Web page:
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Where Do We Go From Here?
Analytical Tools to Help Leaders Navigate Uncertainty and Risk
by Mark Jones Jr.
© 2011 by Mark Jones Jr. Published by Rose Petal Press, the publishing division of Mathematical Christian Consulting (mc2), www.multiplyleadership.com. ISBN: 978-0-9826572-1-8 Library of Congress Control Number: 2011938693
.For Beth – “A virtuous woman is a crown to her husband” (Proverbs 12:4a).
....................................................... 15 A Picture is Worth 10.......................................................... 30 Applying the ATOMs – Another Example ............... 9 Chart the Course: An Organizational Construct ...................................................................................................................................... 18 You aren’t Average .................................................................................................................................................................................................................................................................................................................................................................................... 21 Conclusion .....................................................................................................................................Foreword .......................................000 Words ........................ 28 Appendix – Supplemental Materials .............................................................................. 6 Introduction ...................................................................................................... 16 Two Wrongs DO Make a Right .............................................. 25 Afterword .............. 33 ................... 29 A Low-‐Level Journey – Another Chart the Course Example ...................................... 7 A Cross-‐Country Journey ...................................................................................................... 11 Three ATOMs ........................................................................................................................................
The path ahead is clear. the picture on the cover is blurry.Foreword Yes. . That was intentional. It doesn’t have to stay blurry. Demonstrating this to you is the purpose of this white paper manifesto.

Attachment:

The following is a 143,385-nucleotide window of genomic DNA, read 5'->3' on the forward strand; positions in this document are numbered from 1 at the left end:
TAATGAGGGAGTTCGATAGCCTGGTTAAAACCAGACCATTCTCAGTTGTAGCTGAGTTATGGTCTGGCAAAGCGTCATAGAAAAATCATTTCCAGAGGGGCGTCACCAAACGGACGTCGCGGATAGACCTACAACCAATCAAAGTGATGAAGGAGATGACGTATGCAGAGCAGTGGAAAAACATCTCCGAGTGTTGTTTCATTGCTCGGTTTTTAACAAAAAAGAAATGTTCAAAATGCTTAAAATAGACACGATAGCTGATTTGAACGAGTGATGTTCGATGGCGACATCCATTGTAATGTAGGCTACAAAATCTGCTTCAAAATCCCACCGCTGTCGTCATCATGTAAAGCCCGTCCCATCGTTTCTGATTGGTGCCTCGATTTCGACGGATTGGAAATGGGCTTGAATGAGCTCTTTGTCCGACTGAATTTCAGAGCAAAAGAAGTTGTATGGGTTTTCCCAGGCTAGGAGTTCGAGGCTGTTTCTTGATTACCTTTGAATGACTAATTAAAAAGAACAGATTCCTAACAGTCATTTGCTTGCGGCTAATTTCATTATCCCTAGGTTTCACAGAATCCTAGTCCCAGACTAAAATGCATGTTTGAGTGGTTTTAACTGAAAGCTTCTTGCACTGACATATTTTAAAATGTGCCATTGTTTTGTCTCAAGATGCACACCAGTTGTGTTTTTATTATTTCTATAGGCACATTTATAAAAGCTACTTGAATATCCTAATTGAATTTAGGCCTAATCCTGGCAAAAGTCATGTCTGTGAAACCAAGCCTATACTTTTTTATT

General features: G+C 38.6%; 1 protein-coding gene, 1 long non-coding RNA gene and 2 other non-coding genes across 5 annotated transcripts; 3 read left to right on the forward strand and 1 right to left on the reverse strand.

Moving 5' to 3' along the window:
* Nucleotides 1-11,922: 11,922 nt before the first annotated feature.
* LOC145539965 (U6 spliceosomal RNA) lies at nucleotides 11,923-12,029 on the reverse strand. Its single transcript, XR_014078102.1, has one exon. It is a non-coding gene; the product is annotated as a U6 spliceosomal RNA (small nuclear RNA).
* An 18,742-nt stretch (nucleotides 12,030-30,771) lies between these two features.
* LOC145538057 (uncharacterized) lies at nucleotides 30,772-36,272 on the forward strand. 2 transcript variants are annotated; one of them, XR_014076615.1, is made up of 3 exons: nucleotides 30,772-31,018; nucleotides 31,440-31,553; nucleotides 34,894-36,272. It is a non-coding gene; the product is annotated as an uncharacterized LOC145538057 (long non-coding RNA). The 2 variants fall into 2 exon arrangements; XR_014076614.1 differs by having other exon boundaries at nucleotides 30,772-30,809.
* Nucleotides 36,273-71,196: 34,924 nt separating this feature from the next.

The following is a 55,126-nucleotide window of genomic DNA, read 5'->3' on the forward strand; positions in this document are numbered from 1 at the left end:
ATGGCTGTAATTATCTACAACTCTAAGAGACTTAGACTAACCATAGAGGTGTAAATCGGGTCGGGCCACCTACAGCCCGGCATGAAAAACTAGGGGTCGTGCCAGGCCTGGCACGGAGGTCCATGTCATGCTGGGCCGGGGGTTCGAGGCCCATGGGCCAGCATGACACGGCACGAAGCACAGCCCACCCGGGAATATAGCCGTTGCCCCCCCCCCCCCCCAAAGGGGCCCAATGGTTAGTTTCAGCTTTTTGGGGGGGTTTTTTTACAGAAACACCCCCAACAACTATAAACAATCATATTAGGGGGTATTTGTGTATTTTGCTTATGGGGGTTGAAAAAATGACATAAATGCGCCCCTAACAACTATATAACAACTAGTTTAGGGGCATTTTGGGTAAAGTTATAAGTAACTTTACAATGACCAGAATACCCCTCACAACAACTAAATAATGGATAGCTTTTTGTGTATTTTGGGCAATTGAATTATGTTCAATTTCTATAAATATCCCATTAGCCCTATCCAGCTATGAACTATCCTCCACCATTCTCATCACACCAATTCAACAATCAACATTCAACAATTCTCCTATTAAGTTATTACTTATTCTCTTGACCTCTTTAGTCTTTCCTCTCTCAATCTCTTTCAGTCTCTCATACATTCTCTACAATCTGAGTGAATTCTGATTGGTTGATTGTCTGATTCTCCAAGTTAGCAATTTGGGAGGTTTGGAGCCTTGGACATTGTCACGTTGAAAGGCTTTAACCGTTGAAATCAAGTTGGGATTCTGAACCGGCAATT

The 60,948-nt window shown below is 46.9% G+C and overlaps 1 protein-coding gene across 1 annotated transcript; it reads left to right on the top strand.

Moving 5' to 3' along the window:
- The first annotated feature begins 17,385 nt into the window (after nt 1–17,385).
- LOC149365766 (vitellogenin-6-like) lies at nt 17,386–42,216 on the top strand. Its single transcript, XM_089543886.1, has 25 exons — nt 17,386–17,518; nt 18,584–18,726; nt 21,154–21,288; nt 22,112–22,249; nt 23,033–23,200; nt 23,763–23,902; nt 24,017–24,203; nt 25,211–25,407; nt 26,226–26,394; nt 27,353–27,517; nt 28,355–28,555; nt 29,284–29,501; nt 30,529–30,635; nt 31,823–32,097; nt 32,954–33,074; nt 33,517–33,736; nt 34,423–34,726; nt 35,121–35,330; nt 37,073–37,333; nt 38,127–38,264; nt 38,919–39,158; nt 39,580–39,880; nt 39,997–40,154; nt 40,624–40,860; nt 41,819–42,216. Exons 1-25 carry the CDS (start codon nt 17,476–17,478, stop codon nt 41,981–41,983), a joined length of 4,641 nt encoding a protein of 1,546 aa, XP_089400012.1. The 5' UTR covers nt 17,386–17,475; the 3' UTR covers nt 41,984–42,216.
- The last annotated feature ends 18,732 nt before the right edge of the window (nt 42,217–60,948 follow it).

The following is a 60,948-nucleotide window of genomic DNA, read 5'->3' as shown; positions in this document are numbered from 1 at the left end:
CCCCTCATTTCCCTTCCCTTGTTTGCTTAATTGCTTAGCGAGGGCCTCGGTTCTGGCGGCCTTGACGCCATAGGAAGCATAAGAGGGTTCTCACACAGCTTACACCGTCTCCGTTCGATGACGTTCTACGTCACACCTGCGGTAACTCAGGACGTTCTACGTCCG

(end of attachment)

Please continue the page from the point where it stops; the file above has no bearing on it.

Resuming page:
or did not brief it at all. This resulted from a change in the airspeed parameters for the test. failed to ensure that a proper recovery was flown. refusing to alter the status quo. we won't see him or her in time. The pilot. the kind that makes you want to stomp on the brakes—just hard enough to stop as quickly as possible but not so hard that you hydroplane. We are afraid to keep going.Introduction We are drowning in data. don’t want to be on the receiving end of a crashing vehicle behind us that decided not to stop. The first piece of information lost in the deluge was a minor change in the altitude of the maneuver. The chase plane was scanning for other air traffic. at least three parties. A test point much like this had already been performed. lost because there was not enough altitude to recover. Big mistakes are not the problem—it is the cumulative effect of a million little things. because the visibility is so poor we can't even see out the front window. We were preoccupied with a million little things. because of everything we just thought—we don't want to be rear-ended. In any case. . It was a flight test technique that we understood well—even students at the test pilot school practiced a similar maneuver. In times like these. our default response is often to stop making decisions. or we'll skid on the slippery pavement and come to a crashing halt. the test pilot. stopped. letting our momentum keep us on the course we had previously decided upon before the wall of water came gushing from the sky. Consider the March 2009 crash of an F-22 in the desert just north of Edwards Air Force Base. If someone is there. who ejected. probably many times. It is possible that those who reviewed the test and safety plan also neglected this critical piece of data. a chase plane. I believe that only the pilot tracked this data and only tracked it during execution. Most everybody knows that you don't do a supersonic split-S. The airplane's remains were nothing more than a smoking hole in the California desert. But nobody was thinking about it that day. Another piece of information swept away by the hustle and bustle was the type of recovery to be flown. The airplane was lost in the bottom half of a split-S maneuver performed at one-and-a-half times the speed of sound. and the control room personnel stopped collecting data after achieving the test point’s target parameters. Until it was too late. It is unclear to me whether the test team briefed the recovery maneuver correctly but did not execute it—briefed it incorrectly. It's a torrential downpour. It was lower. We are afraid to stop. It's a flood of biblical proportions. This kind of indecision is fatal. succumbed almost immediately to the injuries sustained from bailing out at a speed where the relative wind is like a brick wall. and a ground-based test conductor in a control room.